Life moves fast. Time to ride is time to slow life down.

Time to dote around your machine used to slow life down too.

Harv

5 comments:

Baron's Life said...

Well, I don't think going gearless or shiftless makes anyone less of a scooterist and/or enthusiast...Heck they have automatic motorcycles now...time to get on with the times.
I enjoyed riding my wife Yamaha 150 (Automatic) as much as I did my 4 gear Piaggo...no difference...it's all about enjoying the elements...at least in my books it is

American Scooterist Blog said...

Baron's Life, I agree wholeheartedly with you. What I was trying to say was that while there was an aspect of the motorcycle/scooterist culture in the past which might heavily involve being able to work on one's own bike, its no longer necessary. That people who don't have the room or the time don't need to feel guilty about it. At the same time those of us who enjoyed doing a bit of maintenance can remember it without lamenting greater reliability's removing us from that part of the game. As you say, riding is riding. Its gotten easier to be a riding enthusiast and that's a positive. Thanks for seeing that and writing about it.

Harv

Baron's Life said...

Oh but you are right Harv...that element of fixing the little things on the bike, changing oil or fouled up spark plugs is something us the older crowd will always cherish...them were the days.."I remember it well" as Maurice Chevallier used to say in that song...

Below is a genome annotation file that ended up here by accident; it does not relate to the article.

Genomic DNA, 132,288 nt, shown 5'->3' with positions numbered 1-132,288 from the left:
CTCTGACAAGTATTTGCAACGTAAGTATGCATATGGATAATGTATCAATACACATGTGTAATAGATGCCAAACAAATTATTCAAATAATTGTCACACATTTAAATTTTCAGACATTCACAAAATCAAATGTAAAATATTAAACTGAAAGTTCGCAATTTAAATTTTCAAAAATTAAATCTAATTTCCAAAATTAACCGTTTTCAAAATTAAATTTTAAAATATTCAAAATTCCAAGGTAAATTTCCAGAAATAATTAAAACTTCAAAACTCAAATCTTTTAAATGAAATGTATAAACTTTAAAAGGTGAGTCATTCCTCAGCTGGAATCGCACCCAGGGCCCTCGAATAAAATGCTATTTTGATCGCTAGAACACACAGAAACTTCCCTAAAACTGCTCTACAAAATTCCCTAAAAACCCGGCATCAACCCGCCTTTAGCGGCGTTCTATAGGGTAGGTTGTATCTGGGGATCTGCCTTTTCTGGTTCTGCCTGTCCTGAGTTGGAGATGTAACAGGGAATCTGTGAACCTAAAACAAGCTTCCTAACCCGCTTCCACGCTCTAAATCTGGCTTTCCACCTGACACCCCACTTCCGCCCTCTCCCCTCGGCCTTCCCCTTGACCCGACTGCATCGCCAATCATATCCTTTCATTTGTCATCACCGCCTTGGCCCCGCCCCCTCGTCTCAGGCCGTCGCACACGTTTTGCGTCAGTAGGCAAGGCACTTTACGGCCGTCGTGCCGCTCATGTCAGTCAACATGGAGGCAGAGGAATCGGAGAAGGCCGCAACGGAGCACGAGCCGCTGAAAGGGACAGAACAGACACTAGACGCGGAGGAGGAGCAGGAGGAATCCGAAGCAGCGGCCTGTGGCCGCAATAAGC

irondad said...

I appreciate the fact that any maintenance I might do is not because of failures. I spent too many hours doing "emergency" fixes because I was too poor to pay a garage.

The aspect of what you're writing about that I miss is the connection. The kids and I had many deep talks with a motorcycle or car between us. They opened up more readily with the mechanical object as a buffer. We were much closer because of it.

I used to bond with my wife's brother, my grandfather, and even my father-in-law. The "don't touch it yourself" thing takes away a wonderful means of connection. Where has the need for basic human connection gone these days?

American Scooterist Blog said...

Thank you Baron's Life. That is indeed a huge part of what I miss.

Iron, I miss that too. When I lived in Minneapolis my three car garage became the "block garage". I would tinker on one of the bikes and before long guys from up and down the block and alley would be hanging around talking about everything men talk about. Someone would bring a few beers and we would doodle around whatever bike I had pulled to the front of the garage to work on. The times I've been back to the old neighborhood, the guys I used to know so well always talked about the good times. Harv's garage. Now I live in a neighborhood where people seem less apt to get together to rebuild something or just hang out while one or two strip some machine down to repair it. I miss the networking for scavenged parts these guy always seemed to come up with. Maybe with the economy and the social structure of things changing some of this will return again. Cycles in life lol.

Harv